Agents of Change: Ankesh Arora

As the coronavirus upends the economy, healthcare systems and global order, entrepreneurs must reinvent themselves, their industries - and the world at large

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Published: Oct 26, 2020 11:30:51 AM IST
Updated: Oct 28, 2020 11:53:50 AM IST

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The serial entrepreneur from New York has all the trappings of a change agent: He has navigated through different industries, innovated to grow and is bold to a fault.

As the world's attention in summer of 2020 was fixated on coronavirus, and the global economy was reeling, one of Manhattan's prominent entrepreneurs, Ankesh Arora, boarded a flight to Asia for business diversification. In a world packed with challenges – climate change, income inequality, government accountability, not to mention the effects of Covid-19 – relatively few solutions will come from “business as usual” approaches. What we need are people who will look at the world with fresh eyes and find things they can disrupt or re-invent. Arora is one such agent of change.

A distinguished alumnus of Dartmouth College and Binghamton University, Arora holds a master’s degree in biomedical engineering and has served in healthcare management at United Health Services Hospitals, the largest healthcare provider in the Southern Tier of the State of New York. Arora is the author of the book "Parallel Patient Flow to Reduce Length of Stay in Emergency Departments." The book addresses the problem of patient length of stay (PLOS) in emergency departments (ED). In the book, Arora provides a new design of patient flow in EDs, reducing the PLOS and increasing ED throughput. He has also co-authored several papers on "Mobile Intensive-Care Units" and "Operating Room Productivity".

Arora has contributed to the development of notable companies in healthcare and advertising, and has been an integral part of New York City's digital and technology ecosystem responsible for "City's High-Tech Renaissance". He is a member of Made in NY, an incentive program and marketing campaign of the City of New York Mayor's Office of Media and Entertainment (MOME) started by Michael Bloomberg. The MOME agency works to support New York City's thriving creative economy and make it accessible to all. It comprises NYC Media, the largest municipal television and radio broadcasting entity in the country with a reach of 18 million viewers within a 50-mile radius; and workforce and educational initiatives in film, television, publishing, advertising and digital content to support the development of NYC's creative industries.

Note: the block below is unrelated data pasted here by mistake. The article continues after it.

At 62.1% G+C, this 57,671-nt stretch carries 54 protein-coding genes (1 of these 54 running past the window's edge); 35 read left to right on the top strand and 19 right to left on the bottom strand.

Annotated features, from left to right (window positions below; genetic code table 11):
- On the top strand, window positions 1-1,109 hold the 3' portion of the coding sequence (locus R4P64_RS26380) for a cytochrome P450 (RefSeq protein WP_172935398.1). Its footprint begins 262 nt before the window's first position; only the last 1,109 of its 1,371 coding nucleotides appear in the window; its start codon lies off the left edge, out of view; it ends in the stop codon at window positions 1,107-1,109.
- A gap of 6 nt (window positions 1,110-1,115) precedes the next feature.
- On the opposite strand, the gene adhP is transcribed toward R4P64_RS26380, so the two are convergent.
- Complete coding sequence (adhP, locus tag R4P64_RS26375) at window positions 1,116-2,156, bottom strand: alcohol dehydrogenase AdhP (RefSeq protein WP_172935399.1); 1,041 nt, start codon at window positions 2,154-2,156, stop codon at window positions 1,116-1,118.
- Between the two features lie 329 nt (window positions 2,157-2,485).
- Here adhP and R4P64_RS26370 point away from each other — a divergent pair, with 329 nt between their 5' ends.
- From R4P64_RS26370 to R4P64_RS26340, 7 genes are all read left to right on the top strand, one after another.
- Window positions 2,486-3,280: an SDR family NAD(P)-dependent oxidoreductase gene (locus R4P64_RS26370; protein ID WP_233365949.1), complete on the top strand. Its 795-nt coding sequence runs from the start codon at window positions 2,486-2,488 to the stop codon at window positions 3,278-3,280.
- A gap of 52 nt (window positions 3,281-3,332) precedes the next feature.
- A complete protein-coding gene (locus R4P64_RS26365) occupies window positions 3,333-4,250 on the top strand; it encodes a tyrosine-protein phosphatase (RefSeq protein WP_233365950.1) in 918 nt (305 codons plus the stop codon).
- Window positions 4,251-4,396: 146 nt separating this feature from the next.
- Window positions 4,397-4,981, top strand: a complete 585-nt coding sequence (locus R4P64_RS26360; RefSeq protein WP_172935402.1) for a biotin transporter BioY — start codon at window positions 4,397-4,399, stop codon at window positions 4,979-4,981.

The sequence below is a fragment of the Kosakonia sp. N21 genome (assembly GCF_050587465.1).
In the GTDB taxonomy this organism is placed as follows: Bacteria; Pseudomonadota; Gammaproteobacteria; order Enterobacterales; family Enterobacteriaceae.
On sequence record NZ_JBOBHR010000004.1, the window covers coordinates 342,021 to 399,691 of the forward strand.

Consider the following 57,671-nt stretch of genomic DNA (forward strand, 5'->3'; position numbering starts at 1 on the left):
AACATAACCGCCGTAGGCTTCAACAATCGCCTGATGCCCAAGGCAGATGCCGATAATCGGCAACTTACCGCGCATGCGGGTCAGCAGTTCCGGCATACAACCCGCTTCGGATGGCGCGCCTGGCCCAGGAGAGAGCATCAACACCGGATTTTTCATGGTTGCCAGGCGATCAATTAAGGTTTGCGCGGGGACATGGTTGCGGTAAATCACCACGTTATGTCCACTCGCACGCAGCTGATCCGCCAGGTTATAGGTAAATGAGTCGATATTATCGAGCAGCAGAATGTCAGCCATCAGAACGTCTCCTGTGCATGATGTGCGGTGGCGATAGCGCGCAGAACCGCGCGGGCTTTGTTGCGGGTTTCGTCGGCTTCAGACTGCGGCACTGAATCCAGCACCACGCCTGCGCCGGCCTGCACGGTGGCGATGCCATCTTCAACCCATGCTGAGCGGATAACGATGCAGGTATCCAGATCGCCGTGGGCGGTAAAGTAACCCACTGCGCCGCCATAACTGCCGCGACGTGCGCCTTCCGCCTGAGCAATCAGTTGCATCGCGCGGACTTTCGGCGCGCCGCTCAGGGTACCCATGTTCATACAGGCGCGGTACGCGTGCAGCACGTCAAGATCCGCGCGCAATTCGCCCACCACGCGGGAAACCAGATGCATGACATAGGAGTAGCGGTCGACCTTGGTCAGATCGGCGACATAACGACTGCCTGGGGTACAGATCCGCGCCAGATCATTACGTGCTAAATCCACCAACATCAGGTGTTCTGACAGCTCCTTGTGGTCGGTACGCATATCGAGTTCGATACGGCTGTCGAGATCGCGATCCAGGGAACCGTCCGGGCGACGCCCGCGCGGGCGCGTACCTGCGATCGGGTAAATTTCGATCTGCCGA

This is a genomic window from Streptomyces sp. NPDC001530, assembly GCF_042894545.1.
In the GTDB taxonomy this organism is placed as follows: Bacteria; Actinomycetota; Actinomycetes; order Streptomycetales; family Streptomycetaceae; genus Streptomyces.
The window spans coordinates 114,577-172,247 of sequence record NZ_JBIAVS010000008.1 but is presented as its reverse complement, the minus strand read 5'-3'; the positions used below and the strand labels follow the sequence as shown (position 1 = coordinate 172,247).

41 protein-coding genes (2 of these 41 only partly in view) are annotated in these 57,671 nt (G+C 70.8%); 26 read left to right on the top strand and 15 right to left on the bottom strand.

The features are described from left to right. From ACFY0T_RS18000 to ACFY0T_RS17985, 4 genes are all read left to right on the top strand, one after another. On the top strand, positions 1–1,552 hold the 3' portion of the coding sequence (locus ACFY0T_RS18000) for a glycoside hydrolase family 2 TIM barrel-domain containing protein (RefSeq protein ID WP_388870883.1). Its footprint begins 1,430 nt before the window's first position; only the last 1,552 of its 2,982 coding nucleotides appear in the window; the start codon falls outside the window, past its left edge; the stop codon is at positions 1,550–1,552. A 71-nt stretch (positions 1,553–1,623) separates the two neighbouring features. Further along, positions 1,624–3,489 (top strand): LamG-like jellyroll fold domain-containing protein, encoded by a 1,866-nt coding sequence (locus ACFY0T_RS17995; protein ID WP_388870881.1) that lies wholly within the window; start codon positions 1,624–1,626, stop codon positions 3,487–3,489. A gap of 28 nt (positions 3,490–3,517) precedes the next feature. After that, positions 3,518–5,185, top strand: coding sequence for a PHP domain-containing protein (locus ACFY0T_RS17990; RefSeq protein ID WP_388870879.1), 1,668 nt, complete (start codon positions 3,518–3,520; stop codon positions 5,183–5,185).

Arora has an uncanny ability to understand cultural trends and investments from a diversity of perspectives. It is as if he sees life as a game of chess, where he plays against himself and simultaneously switches from black, to white, and back again. By playing both sides of the board with the rigor of a Dostoyevsky novel, he sees with crystal clarity what others tend to miss.

The 33-year old entrepreneur from New York possesses enriched perspectives having worked in different industries. He currently heads ARORA New York, a privately held real estate investment and acquisition firm focused on acquiring residential and commercial properties. It recently expanded internationally and now sources luxury real estate investments for global clients, helping them achieve capital appreciation goals.  The company invests thematically in high-quality assets, where it sees outsized growth potential driven by global economic and demographic trends. The company's portfolio provides proprietary information across major real estate asset classes in major markets in Americas and Asia, allowing it to identify themes and invest capital with conviction. 

For new opportunities to flourish, one needs to be open to change and dream up the next big thing. "We don’t want incremental improvements but a whole new way of solving problems. A fundamental tenet for me is to pursue a market where there is no comparable competitor for how we define the solution", Arora reckons. "When you have an innovation in white space, your assumptions on many aspects are going to be all wrong. Learning fast and acting quickly is required to keep adjusting the product, technology and go-to-market since it is brand new in how the product is developed, used and sold."

Disclaimer: The views, suggestions and opinions expressed here are the sole responsibility of the experts. No Forbes India journalist was involved in the writing and production of this article.

Click here to see Forbes India's comprehensive coverage on the Covid-19 situation and its impact on life, business and the economy‚Äč

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